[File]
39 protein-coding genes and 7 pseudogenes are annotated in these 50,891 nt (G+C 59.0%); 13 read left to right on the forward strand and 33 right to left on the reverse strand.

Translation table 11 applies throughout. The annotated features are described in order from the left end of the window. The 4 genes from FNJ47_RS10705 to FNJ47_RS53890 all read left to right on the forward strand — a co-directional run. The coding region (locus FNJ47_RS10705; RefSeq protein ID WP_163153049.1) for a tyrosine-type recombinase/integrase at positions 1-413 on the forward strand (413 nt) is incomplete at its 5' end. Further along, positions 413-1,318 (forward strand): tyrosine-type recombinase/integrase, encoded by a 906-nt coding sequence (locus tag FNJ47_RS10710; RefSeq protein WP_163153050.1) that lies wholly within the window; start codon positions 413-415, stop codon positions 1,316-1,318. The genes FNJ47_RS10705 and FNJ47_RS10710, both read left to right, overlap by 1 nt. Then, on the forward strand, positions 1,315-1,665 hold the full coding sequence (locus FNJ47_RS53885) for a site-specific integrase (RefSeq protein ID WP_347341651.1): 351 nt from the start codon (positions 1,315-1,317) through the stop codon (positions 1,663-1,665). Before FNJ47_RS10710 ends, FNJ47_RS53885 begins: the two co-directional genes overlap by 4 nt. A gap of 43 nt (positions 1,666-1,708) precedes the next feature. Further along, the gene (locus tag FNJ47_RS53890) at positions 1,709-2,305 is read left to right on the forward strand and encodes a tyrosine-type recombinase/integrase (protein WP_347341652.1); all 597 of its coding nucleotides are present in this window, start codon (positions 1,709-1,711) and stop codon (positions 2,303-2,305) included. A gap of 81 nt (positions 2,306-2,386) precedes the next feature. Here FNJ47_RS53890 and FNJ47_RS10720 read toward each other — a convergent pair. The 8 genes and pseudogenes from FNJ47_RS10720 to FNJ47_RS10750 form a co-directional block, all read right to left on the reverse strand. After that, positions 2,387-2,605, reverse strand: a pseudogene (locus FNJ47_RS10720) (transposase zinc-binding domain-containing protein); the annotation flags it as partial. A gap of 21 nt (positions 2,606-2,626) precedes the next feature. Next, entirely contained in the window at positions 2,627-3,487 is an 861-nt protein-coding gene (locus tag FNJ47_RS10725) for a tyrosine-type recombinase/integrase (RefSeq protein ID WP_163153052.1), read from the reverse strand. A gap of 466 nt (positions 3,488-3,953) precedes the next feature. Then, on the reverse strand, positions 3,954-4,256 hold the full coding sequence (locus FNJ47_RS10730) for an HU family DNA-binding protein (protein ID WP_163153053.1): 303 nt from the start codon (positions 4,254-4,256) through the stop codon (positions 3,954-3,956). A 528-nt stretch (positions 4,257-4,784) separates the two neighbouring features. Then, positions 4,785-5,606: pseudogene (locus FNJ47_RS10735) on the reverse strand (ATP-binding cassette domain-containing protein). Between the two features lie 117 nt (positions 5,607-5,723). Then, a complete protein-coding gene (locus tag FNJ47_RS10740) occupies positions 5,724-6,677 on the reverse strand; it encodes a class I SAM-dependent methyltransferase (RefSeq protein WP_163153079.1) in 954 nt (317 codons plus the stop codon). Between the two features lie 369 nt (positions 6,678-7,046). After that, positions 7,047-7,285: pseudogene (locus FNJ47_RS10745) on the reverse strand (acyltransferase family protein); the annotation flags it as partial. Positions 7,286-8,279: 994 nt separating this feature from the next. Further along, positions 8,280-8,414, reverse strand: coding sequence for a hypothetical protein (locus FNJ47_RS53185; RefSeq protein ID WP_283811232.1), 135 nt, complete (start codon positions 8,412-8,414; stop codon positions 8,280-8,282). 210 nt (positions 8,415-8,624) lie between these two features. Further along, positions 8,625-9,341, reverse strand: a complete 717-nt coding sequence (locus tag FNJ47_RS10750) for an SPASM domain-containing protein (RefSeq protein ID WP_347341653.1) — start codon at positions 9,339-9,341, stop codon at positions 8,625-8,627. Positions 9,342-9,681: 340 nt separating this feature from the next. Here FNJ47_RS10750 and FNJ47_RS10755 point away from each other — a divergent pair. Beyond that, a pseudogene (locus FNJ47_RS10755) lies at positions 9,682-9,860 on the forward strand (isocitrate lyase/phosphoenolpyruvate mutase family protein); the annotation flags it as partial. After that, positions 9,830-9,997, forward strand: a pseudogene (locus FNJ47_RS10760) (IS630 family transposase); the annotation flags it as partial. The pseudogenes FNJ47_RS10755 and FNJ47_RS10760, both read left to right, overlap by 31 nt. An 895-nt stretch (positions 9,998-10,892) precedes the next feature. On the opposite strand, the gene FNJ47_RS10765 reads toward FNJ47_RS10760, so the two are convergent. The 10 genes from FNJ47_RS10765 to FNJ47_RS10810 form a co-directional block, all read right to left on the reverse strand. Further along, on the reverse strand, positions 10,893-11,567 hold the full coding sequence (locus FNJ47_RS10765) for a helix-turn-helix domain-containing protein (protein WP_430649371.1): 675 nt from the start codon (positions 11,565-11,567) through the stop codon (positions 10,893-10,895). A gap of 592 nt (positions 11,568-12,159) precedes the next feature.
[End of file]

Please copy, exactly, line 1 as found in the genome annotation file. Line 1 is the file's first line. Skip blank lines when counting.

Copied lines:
39 protein-coding genes and 7 pseudogenes are annotated in these 50,891 nt (G+C 59.0%); 13 read left to right on the forward strand and 33 right to left on the reverse strand.